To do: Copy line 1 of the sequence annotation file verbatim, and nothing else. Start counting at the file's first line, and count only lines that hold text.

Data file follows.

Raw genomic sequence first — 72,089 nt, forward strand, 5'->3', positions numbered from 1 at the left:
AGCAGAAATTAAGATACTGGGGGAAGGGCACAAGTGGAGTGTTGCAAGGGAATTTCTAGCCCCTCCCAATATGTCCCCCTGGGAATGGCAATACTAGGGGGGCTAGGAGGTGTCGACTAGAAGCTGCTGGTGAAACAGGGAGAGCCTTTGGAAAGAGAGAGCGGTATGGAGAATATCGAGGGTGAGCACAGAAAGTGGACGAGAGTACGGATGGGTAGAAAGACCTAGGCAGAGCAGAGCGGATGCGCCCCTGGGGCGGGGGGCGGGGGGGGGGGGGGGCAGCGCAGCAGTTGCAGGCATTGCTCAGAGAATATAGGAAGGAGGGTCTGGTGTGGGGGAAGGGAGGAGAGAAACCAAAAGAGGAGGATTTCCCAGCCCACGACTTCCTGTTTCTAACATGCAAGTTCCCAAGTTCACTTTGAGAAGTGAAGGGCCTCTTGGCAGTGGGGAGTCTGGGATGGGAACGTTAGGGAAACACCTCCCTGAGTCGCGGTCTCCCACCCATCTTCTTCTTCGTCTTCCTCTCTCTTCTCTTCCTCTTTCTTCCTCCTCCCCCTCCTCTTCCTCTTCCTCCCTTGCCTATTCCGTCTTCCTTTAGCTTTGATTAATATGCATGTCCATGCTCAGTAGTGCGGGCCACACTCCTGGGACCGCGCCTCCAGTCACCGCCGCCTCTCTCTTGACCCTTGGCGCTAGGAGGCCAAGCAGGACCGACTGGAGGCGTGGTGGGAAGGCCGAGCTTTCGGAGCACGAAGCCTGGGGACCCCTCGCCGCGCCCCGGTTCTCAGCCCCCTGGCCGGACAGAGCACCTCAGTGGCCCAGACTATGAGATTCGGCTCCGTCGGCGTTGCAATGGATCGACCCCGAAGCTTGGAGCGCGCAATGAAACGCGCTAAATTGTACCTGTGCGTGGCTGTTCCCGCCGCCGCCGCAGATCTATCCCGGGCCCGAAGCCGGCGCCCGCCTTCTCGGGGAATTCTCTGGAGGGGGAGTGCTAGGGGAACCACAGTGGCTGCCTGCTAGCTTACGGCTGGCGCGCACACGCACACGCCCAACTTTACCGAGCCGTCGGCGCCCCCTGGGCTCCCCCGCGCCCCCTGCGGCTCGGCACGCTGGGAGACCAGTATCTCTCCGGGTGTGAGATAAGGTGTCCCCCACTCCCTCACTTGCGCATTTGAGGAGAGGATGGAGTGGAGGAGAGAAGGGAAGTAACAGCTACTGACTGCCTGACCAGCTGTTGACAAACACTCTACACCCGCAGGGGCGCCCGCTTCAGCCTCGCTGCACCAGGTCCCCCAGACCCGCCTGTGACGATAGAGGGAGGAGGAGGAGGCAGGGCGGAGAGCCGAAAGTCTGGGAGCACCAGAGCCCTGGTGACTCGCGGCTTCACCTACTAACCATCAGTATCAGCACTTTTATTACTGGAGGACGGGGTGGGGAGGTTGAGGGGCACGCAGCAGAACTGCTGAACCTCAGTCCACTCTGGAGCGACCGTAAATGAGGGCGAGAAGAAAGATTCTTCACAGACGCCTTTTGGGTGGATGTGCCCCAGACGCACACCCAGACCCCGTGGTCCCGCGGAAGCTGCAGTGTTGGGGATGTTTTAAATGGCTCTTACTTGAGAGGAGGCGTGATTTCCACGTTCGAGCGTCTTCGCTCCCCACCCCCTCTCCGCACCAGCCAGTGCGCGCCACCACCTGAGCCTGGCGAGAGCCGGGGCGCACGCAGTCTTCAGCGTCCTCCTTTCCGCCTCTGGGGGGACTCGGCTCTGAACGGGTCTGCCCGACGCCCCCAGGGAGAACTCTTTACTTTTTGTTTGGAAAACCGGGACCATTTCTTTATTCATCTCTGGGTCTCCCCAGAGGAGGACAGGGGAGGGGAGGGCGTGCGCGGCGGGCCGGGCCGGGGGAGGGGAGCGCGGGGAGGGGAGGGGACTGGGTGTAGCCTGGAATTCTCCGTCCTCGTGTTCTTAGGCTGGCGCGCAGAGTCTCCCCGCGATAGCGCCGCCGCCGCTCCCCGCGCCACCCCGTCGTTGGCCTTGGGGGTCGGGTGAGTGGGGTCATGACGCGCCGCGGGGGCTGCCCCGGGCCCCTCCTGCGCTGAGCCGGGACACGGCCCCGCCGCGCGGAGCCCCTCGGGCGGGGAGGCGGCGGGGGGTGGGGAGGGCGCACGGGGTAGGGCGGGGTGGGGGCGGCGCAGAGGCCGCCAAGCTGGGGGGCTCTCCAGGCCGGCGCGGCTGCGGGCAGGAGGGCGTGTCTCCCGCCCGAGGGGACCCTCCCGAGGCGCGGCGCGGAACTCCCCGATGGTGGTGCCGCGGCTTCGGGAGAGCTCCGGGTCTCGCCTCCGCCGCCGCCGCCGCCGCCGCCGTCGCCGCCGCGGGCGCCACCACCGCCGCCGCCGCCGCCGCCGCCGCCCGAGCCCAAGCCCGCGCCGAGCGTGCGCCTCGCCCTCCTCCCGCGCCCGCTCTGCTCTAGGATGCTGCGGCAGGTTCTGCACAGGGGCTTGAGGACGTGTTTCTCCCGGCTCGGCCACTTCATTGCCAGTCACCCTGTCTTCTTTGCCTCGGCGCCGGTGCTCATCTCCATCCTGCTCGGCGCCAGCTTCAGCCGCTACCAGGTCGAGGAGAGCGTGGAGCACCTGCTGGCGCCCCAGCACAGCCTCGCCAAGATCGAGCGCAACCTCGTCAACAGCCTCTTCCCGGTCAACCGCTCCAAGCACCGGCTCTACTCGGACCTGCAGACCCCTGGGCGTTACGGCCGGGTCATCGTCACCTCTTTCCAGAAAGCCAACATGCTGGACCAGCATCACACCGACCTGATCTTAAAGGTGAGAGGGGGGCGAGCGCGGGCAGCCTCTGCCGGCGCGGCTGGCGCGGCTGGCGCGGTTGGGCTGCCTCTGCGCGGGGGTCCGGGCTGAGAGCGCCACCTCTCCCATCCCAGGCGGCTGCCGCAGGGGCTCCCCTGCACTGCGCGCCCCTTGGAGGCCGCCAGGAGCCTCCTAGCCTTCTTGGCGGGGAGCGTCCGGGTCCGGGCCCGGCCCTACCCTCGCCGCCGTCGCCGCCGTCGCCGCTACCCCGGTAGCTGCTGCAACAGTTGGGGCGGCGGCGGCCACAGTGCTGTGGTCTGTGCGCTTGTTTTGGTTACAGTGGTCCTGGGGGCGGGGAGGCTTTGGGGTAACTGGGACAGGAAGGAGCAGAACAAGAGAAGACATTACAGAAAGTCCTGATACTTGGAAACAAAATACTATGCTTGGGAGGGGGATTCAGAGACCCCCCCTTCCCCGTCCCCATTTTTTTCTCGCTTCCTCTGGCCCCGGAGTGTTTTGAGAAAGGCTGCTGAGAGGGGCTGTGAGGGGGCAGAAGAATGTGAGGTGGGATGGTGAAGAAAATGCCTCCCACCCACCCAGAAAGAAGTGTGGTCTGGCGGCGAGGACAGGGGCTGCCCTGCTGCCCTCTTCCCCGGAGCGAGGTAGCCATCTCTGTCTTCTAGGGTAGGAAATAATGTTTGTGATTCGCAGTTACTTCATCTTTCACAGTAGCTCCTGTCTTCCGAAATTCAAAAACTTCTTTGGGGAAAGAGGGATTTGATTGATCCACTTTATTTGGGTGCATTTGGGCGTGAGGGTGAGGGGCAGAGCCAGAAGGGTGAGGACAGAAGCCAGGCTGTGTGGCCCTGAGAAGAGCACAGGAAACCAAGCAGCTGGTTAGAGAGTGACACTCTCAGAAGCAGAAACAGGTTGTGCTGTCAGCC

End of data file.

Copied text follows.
Raw genomic sequence first — 72,089 nt, forward strand, 5'->3', positions numbered from 1 at the left: